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The 'Great Eastern' as a passenger liner
|Launch and sea trials of the Great Eastern|
An unsuccessful launch
A shipbuilders' superstition says that any delay between the naming ceremony and the launching of a ship brings bad luck. This was certainly the case with Brunel's vessel.
By 11 November 1857 the Great Eastern was ready to be launched and 10,000 people arrived to witness the event. The champagne bottle was smashed and then disaster struck. As the ship began to move, an accident on one of the great chain drums killed a workman and injured five others. The ship had only moved 1.5 metres (four feet)!
The 'Great Eastern' takes to the water
As the months stretched by between the launching ceremony and taking the water, the Great Eastern became an object of fun.
This cartoon suggests turning the hull into a casino, circus and music hall covered with advertisements. The idea was to prove oddly prophetic.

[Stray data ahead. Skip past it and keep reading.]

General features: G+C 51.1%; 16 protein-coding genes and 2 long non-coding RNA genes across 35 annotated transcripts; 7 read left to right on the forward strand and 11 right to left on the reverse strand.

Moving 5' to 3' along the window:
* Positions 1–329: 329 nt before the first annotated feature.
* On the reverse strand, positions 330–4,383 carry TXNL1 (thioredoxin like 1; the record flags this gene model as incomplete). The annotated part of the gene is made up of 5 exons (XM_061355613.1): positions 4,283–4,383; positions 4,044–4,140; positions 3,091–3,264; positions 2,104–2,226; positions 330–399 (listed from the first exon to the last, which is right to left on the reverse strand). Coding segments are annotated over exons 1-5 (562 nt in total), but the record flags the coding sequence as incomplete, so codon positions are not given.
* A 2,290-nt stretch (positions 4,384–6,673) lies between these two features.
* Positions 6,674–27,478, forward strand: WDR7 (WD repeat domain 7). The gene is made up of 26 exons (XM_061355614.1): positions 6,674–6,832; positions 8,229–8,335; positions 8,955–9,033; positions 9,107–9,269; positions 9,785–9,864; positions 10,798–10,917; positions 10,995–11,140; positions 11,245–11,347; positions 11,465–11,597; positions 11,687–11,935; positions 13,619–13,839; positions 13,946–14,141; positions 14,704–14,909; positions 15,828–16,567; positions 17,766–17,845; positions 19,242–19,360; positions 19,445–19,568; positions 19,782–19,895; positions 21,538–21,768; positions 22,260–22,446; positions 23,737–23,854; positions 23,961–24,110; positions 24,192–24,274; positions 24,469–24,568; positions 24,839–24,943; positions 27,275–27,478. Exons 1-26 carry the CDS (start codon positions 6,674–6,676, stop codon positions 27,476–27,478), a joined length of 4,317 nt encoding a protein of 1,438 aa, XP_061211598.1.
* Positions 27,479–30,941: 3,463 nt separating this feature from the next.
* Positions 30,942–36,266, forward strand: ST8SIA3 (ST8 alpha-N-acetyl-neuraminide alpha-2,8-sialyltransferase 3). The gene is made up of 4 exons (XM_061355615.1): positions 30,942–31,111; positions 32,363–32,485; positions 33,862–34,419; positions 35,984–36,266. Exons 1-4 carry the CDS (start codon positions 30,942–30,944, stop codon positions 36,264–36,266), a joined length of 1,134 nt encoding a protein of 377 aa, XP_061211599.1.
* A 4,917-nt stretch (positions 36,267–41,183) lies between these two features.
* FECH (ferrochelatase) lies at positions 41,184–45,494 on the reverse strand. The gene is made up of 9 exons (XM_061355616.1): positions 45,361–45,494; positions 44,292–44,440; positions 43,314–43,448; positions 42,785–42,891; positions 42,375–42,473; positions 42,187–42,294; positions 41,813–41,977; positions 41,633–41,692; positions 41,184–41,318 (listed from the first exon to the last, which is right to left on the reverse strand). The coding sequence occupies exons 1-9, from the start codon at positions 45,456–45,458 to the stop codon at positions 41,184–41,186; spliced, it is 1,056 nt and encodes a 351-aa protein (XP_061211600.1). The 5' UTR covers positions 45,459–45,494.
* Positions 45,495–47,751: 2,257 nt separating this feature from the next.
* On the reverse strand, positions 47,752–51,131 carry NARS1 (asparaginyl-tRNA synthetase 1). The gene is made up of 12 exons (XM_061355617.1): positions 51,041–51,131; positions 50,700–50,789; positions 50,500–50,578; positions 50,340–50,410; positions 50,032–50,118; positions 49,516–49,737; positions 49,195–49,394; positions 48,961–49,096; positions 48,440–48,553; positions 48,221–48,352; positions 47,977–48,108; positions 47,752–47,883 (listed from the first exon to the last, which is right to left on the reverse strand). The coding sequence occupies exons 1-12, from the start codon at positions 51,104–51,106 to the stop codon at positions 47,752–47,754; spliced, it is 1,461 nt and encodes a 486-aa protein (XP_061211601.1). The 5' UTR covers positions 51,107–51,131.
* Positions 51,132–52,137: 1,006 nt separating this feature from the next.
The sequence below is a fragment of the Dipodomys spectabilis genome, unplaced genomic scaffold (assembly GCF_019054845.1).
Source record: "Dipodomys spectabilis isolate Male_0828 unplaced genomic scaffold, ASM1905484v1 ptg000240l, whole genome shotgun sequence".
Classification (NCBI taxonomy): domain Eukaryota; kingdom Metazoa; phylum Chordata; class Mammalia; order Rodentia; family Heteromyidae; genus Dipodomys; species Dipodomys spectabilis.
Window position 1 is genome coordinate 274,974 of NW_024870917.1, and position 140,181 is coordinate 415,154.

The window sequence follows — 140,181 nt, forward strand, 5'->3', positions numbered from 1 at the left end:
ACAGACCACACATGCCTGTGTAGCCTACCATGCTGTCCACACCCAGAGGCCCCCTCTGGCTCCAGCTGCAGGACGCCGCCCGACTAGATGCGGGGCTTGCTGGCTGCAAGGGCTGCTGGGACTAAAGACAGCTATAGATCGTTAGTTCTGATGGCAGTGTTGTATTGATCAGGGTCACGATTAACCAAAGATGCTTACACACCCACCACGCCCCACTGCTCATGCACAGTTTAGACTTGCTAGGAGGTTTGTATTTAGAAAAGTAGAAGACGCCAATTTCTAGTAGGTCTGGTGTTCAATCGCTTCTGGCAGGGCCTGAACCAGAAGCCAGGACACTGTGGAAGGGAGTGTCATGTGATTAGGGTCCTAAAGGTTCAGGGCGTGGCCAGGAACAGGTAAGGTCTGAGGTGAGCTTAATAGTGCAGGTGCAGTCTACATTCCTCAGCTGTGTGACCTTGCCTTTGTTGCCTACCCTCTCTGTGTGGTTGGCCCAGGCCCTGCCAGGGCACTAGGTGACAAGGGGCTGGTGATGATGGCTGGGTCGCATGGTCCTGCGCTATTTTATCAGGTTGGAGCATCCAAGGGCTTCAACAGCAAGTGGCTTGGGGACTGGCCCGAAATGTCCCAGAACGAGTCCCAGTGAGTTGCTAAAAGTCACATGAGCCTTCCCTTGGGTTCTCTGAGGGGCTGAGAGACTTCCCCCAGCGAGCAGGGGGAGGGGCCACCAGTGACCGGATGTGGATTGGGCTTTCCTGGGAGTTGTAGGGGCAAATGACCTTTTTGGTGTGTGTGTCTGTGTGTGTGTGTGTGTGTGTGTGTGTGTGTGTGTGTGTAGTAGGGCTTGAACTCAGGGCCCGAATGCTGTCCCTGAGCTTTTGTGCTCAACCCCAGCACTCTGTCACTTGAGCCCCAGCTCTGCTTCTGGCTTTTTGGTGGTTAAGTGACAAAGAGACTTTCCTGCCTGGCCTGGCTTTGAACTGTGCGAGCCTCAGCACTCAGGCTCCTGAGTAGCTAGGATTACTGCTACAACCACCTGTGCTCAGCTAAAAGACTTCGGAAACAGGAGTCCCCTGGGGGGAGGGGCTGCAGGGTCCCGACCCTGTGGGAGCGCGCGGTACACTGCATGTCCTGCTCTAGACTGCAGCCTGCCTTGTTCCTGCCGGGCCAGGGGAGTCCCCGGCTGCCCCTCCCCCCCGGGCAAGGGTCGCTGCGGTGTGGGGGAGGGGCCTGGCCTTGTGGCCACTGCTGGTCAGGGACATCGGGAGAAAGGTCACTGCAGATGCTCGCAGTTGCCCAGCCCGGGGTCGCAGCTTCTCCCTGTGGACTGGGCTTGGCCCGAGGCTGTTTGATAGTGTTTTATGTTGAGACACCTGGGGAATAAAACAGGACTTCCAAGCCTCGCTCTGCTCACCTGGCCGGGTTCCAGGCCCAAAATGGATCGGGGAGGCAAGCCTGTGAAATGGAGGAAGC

Throughout November and December 1857 and into the New Year, the Great Eastern inched down the launching ways towards the river.
She was pushed by a series of huge hydraulic rams (large poles powered by pressurised air). Finally, on the high tide of 30 January 1858 the Great Eastern floated off the cradles.
Bankruptcy and failing health
However, the strains of the construction and launch proved too much financially for John Scott Russell who was soon bankrupt. At the same time, Brunel's health was failing. The project had swallowed up a lot of his own money.
After being fitted out at Deptford, the ship was ready for its trials on 5 September 1859. Brunel made a final inspection visit, but shortly after coming on board he collapsed with a stroke.
However, two days later the Great Eastern set off on her trial trip. She was cheered on her way by enormous crowds as she travelled down river towards the sea.
Six firemen were scalded to death by the hot steam and the grand saloon was devastated. The explosion would have sunk a lesser ship, but the Great Eastern survived.
Brunel's new construction methods - dividing the ship up into compartments with watertight bulkheads - limited the extent of the damage. However, the bad news hastened the death of Brunel, who passed away on 15 September.